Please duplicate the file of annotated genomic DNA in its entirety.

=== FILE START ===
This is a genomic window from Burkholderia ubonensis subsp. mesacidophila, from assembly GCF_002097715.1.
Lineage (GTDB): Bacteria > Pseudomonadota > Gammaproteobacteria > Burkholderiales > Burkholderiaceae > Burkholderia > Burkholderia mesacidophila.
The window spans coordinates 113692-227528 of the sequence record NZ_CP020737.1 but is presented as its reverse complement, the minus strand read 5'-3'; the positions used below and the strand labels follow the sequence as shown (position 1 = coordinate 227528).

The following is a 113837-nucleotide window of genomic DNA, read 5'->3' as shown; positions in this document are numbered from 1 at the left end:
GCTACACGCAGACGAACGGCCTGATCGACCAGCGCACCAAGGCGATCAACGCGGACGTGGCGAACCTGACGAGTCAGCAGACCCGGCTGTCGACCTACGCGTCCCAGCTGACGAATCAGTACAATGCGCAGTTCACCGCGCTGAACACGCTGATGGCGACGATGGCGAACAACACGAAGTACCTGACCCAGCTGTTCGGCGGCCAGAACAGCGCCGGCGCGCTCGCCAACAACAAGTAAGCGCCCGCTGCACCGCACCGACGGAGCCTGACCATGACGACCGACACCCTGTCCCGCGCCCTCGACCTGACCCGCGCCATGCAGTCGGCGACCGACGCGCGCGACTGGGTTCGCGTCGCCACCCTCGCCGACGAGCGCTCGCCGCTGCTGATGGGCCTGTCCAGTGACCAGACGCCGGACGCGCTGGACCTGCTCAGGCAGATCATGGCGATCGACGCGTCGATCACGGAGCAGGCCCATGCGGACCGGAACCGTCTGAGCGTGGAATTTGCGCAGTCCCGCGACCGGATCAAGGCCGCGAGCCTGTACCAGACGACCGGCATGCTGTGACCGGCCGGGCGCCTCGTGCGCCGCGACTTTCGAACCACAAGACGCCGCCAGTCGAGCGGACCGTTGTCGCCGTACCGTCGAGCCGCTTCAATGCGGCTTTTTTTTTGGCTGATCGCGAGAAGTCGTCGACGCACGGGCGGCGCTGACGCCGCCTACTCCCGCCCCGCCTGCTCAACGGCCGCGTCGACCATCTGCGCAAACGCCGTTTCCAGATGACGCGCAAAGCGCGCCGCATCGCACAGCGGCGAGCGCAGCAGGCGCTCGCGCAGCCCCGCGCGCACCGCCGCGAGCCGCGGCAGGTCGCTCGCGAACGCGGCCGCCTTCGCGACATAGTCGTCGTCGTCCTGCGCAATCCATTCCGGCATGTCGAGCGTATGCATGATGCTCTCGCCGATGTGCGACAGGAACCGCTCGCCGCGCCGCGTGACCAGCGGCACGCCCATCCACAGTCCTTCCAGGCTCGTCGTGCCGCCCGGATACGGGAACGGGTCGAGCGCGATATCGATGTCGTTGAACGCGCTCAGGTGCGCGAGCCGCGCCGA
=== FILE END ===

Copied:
This is a genomic window from Burkholderia ubonensis subsp. mesacidophila, from assembly GCF_002097715.1.
Lineage (GTDB): Bacteria > Pseudomonadota > Gammaproteobacteria > Burkholderiales > Burkholderiaceae > Burkholderia > Burkholderia mesacidophila.
The window spans coordinates 113692-227528 of the sequence record NZ_CP020737.1 but is presented as its reverse complement, the minus strand read 5'-3'; the positions used below and the strand labels follow the sequence as shown (position 1 = coordinate 227528).

The following is a 113837-nucleotide window of genomic DNA, read 5'->3' as shown; positions in this document are numbered from 1 at the left end:
GCTACACGCAGACGAACGGCCTGATCGACCAGCGCACCAAGGCGATCAACGCGGACGTGGCGAACCTGACGAGTCAGCAGACCCGGCTGTCGACCTACGCGTCCCAGCTGACGAATCAGTACAATGCGCAGTTCACCGCGCTGAACACGCTGATGGCGACGATGGCGAACAACACGAAGTACCTGACCCAGCTGTTCGGCGGCCAGAACAGCGCCGGCGCGCTCGCCAACAACAAGTAAGCGCCCGCTGCACCGCACCGACGGAGCCTGACCATGACGACCGACACCCTGTCCCGCGCCCTCGACCTGACCCGCGCCATGCAGTCGGCGACCGACGCGCGCGACTGGGTTCGCGTCGCCACCCTCGCCGACGAGCGCTCGCCGCTGCTGATGGGCCTGTCCAGTGACCAGACGCCGGACGCGCTGGACCTGCTCAGGCAGATCATGGCGATCGACGCGTCGATCACGGAGCAGGCCCATGCGGACCGGAACCGTCTGAGCGTGGAATTTGCGCAGTCCCGCGACCGGATCAAGGCCGCGAGCCTGTACCAGACGACCGGCATGCTGTGACCGGCCGGGCGCCTCGTGCGCCGCGACTTTCGAACCACAAGACGCCGCCAGTCGAGCGGACCGTTGTCGCCGTACCGTCGAGCCGCTTCAATGCGGCTTTTTTTTTGGCTGATCGCGAGAAGTCGTCGACGCACGGGCGGCGCTGACGCCGCCTACTCCCGCCCCGCCTGCTCAACGGCCGCGTCGACCATCTGCGCAAACGCCGTTTCCAGATGACGCGCAAAGCGCGCCGCATCGCACAGCGGCGAGCGCAGCAGGCGCTCGCGCAGCCCCGCGCGCACCGCCGCGAGCCGCGGCAGGTCGCTCGCGAACGCGGCCGCCTTCGCGACATAGTCGTCGTCGTCCTGCGCAATCCATTCCGGCATGTCGAGCGTATGCATGATGCTCTCGCCGATGTGCGACAGGAACCGCTCGCCGCGCCGCGTGACCAGCGGCACGCCCATCCACAGTCCTTCCAGGCTCGTCGTGCCGCCCGGATACGGGAACGGGTCGAGCGCGATATCGATGTCGTTGAACGCGCTCAGGTGCGCGAGCCGCGCCGA